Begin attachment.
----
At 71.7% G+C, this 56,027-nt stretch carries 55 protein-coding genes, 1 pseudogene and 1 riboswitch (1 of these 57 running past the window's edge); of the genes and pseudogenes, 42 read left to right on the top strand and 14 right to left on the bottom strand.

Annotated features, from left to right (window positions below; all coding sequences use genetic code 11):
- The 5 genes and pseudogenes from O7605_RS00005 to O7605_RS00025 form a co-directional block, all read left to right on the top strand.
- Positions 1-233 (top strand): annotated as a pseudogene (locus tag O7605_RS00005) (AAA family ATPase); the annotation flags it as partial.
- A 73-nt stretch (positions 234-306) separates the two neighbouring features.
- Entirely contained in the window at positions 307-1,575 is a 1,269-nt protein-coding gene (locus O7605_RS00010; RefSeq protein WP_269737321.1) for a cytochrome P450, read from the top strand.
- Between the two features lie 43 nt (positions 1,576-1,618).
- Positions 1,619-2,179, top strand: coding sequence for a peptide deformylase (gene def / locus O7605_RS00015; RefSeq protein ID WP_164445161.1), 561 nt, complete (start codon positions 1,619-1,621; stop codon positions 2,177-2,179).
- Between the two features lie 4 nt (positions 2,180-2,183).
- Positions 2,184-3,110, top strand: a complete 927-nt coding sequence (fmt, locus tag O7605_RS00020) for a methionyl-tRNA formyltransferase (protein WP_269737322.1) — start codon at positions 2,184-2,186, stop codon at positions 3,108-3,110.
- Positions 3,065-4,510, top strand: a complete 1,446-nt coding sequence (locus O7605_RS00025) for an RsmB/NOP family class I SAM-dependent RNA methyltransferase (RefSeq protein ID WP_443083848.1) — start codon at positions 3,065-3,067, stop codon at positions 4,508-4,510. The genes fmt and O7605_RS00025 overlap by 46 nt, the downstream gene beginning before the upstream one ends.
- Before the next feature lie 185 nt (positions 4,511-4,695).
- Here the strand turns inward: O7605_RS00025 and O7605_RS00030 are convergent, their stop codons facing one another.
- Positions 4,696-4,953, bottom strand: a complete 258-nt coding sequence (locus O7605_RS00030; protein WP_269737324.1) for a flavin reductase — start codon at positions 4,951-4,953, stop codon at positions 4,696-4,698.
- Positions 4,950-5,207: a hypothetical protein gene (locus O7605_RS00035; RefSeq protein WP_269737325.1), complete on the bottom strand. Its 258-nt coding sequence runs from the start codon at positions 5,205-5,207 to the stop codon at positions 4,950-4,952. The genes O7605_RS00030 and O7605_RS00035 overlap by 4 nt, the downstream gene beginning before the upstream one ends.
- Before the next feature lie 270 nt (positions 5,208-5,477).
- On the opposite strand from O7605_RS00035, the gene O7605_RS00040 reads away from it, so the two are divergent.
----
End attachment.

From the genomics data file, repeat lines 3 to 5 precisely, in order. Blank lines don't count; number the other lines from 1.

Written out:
- The 5 genes and pseudogenes from O7605_RS00005 to O7605_RS00025 form a co-directional block, all read left to right on the top strand.
- Positions 1-233 (top strand): annotated as a pseudogene (locus tag O7605_RS00005) (AAA family ATPase); the annotation flags it as partial.
- A 73-nt stretch (positions 234-306) separates the two neighbouring features.